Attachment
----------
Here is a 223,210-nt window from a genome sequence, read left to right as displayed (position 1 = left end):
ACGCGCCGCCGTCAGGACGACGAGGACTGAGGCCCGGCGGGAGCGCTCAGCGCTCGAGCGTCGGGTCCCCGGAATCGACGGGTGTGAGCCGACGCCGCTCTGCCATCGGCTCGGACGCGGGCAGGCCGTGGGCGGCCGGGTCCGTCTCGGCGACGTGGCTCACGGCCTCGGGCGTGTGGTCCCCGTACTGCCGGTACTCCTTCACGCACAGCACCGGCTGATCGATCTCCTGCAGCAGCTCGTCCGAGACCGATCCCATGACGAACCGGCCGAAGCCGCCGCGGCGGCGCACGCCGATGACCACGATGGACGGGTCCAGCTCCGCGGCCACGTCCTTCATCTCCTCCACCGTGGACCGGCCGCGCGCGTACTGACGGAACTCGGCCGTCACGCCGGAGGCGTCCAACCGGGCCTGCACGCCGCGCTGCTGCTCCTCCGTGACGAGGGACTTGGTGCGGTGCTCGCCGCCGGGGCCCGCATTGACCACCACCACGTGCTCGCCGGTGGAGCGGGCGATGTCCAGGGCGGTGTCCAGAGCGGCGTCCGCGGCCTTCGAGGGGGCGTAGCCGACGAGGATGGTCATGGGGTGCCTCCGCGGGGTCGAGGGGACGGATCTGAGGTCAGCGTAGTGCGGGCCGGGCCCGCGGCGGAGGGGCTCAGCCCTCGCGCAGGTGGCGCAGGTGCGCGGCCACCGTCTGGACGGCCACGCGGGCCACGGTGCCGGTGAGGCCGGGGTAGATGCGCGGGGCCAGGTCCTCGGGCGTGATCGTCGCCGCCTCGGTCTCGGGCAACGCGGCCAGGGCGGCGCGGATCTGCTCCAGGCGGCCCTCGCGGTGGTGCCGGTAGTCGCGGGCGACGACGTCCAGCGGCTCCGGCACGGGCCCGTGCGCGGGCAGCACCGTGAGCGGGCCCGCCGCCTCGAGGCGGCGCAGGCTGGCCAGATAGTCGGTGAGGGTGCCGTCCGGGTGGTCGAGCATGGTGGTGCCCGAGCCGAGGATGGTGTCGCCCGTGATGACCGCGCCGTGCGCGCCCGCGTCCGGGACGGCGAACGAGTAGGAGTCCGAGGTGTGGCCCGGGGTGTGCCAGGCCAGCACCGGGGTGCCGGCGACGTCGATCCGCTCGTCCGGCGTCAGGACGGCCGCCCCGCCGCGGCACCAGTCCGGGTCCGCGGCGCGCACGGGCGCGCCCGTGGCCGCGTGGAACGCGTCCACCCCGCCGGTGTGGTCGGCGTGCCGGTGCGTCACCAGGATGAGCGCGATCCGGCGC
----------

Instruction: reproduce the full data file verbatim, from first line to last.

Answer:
Here is a 223,210-nt window from a genome sequence, read left to right as displayed (position 1 = left end):
ACGCGCCGCCGTCAGGACGACGAGGACTGAGGCCCGGCGGGAGCGCTCAGCGCTCGAGCGTCGGGTCCCCGGAATCGACGGGTGTGAGCCGACGCCGCTCTGCCATCGGCTCGGACGCGGGCAGGCCGTGGGCGGCCGGGTCCGTCTCGGCGACGTGGCTCACGGCCTCGGGCGTGTGGTCCCCGTACTGCCGGTACTCCTTCACGCACAGCACCGGCTGATCGATCTCCTGCAGCAGCTCGTCCGAGACCGATCCCATGACGAACCGGCCGAAGCCGCCGCGGCGGCGCACGCCGATGACCACGATGGACGGGTCCAGCTCCGCGGCCACGTCCTTCATCTCCTCCACCGTGGACCGGCCGCGCGCGTACTGACGGAACTCGGCCGTCACGCCGGAGGCGTCCAACCGGGCCTGCACGCCGCGCTGCTGCTCCTCCGTGACGAGGGACTTGGTGCGGTGCTCGCCGCCGGGGCCCGCATTGACCACCACCACGTGCTCGCCGGTGGAGCGGGCGATGTCCAGGGCGGTGTCCAGAGCGGCGTCCGCGGCCTTCGAGGGGGCGTAGCCGACGAGGATGGTCATGGGGTGCCTCCGCGGGGTCGAGGGGACGGATCTGAGGTCAGCGTAGTGCGGGCCGGGCCCGCGGCGGAGGGGCTCAGCCCTCGCGCAGGTGGCGCAGGTGCGCGGCCACCGTCTGGACGGCCACGCGGGCCACGGTGCCGGTGAGGCCGGGGTAGATGCGCGGGGCCAGGTCCTCGGGCGTGATCGTCGCCGCCTCGGTCTCGGGCAACGCGGCCAGGGCGGCGCGGATCTGCTCCAGGCGGCCCTCGCGGTGGTGCCGGTAGTCGCGGGCGACGACGTCCAGCGGCTCCGGCACGGGCCCGTGCGCGGGCAGCACCGTGAGCGGGCCCGCCGCCTCGAGGCGGCGCAGGCTGGCCAGATAGTCGGTGAGGGTGCCGTCCGGGTGGTCGAGCATGGTGGTGCCCGAGCCGAGGATGGTGTCGCCCGTGATGACCGCGCCGTGCGCGCCCGCGTCCGGGACGGCGAACGAGTAGGAGTCCGAGGTGTGGCCCGGGGTGTGCCAGGCCAGCACCGGGGTGCCGGCGACGTCGATCCGCTCGTCCGGCGTCAGGACGGCCGCCCCGCCGCGGCACCAGTCCGGGTCCGCGGCGCGCACGGGCGCGCCCGTGGCCGCGTGGAACGCGTCCACCCCGCCGGTGTGGTCGGCGTGCCGGTGCGTCACCAGGATGAGCGCGATCCGGCGC